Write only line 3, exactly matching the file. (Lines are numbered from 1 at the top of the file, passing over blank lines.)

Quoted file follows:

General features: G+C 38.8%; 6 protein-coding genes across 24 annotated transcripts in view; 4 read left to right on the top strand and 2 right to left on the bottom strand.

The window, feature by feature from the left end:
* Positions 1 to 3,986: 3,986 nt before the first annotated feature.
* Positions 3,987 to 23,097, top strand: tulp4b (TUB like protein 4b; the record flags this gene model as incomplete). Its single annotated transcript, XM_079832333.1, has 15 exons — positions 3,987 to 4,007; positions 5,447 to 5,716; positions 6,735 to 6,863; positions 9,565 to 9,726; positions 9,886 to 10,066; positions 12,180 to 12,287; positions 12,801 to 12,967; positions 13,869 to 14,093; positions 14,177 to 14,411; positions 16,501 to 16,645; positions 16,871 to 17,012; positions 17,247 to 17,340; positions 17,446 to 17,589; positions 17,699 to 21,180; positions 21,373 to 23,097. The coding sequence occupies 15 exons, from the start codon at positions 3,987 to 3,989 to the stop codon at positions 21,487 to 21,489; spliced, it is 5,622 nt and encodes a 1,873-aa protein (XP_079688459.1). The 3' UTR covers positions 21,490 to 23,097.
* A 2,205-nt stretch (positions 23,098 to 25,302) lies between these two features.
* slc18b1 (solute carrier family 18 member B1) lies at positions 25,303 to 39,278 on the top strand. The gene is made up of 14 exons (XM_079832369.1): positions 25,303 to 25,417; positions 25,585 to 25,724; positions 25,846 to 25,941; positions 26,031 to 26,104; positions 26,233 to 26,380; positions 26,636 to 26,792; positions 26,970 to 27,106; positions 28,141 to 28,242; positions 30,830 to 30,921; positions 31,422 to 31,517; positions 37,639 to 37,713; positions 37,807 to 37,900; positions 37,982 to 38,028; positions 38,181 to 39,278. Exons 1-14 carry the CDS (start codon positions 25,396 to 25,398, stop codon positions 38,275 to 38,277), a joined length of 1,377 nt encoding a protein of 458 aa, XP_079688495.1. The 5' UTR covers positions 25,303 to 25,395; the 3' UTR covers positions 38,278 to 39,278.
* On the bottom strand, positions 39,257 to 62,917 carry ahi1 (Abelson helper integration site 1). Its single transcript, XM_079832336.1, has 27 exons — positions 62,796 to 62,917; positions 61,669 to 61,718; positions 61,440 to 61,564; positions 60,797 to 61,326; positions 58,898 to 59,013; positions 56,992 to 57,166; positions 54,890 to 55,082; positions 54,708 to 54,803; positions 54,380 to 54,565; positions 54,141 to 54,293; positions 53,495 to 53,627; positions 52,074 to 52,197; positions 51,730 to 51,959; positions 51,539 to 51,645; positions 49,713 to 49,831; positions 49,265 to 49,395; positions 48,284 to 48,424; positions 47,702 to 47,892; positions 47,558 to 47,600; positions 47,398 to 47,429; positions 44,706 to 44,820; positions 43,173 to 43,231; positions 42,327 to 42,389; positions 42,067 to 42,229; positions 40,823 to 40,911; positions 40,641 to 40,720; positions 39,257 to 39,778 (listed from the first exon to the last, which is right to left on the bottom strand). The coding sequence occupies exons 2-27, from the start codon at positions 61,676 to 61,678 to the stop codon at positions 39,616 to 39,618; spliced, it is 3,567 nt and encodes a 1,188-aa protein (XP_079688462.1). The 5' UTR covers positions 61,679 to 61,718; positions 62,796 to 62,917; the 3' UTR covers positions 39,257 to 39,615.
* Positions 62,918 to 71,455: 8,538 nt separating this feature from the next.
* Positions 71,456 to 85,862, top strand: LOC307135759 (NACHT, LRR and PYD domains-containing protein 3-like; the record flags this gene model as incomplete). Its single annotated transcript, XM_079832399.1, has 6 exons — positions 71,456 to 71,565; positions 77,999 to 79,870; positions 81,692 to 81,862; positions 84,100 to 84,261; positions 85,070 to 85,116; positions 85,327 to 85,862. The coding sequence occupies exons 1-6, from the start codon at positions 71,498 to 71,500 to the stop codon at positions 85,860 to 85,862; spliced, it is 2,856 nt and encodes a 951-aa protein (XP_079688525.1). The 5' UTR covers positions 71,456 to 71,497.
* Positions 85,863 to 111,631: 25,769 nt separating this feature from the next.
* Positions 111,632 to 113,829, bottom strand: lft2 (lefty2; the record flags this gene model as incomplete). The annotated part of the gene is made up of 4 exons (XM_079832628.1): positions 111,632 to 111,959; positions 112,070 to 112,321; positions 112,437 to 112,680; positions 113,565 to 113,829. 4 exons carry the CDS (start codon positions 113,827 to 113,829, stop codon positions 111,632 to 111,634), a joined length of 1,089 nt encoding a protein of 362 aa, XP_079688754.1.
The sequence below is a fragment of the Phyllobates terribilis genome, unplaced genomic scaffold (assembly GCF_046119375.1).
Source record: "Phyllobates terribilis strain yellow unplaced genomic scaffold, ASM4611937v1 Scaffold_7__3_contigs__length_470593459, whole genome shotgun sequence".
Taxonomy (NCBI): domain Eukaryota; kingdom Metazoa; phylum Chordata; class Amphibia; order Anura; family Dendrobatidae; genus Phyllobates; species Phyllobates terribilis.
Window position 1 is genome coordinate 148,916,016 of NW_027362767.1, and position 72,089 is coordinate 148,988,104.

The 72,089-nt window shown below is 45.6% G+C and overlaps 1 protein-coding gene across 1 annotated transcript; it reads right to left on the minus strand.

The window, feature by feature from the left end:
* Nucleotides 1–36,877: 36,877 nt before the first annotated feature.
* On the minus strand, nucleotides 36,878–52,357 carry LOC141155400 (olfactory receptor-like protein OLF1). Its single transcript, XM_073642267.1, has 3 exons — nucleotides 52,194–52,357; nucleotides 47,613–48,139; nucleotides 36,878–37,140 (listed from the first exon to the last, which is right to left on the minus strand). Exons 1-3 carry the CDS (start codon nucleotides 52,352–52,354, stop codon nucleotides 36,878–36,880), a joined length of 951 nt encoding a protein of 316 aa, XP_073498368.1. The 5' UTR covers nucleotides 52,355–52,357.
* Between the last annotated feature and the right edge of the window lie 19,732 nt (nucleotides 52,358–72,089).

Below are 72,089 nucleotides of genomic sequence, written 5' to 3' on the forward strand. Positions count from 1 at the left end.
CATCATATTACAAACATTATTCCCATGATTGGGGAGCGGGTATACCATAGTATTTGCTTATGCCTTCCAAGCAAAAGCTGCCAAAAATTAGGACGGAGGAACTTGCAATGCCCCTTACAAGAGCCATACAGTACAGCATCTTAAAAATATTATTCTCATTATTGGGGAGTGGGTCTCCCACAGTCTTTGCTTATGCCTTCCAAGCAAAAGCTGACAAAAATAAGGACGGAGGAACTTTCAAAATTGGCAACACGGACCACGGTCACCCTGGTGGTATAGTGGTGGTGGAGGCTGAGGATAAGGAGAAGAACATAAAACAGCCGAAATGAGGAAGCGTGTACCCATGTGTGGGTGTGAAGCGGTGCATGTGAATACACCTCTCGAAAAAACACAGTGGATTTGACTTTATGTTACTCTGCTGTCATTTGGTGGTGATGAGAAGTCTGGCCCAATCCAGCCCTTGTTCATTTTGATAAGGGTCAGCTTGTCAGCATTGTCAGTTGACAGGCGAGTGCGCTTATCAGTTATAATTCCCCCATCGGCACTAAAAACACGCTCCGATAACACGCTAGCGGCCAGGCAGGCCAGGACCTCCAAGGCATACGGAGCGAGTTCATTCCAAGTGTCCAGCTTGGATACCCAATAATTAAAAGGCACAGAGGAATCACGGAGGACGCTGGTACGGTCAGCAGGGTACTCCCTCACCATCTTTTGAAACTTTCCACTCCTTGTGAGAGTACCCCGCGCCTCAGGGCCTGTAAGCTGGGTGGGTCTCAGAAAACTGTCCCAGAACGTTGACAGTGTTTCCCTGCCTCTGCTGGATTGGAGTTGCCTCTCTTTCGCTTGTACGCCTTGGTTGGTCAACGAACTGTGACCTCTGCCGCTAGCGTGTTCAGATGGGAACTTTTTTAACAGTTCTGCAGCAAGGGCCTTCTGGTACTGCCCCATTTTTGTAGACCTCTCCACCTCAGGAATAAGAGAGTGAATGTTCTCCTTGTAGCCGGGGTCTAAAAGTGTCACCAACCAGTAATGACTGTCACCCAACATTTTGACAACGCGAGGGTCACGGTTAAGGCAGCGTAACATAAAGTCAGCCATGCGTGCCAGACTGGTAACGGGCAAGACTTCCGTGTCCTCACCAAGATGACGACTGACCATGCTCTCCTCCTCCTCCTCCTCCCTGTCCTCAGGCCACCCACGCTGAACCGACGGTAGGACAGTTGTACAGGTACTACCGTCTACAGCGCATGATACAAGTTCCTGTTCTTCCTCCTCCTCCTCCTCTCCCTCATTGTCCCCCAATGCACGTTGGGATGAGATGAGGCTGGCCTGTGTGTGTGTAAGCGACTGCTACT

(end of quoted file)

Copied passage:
* Positions 1 to 3,986: 3,986 nt before the first annotated feature.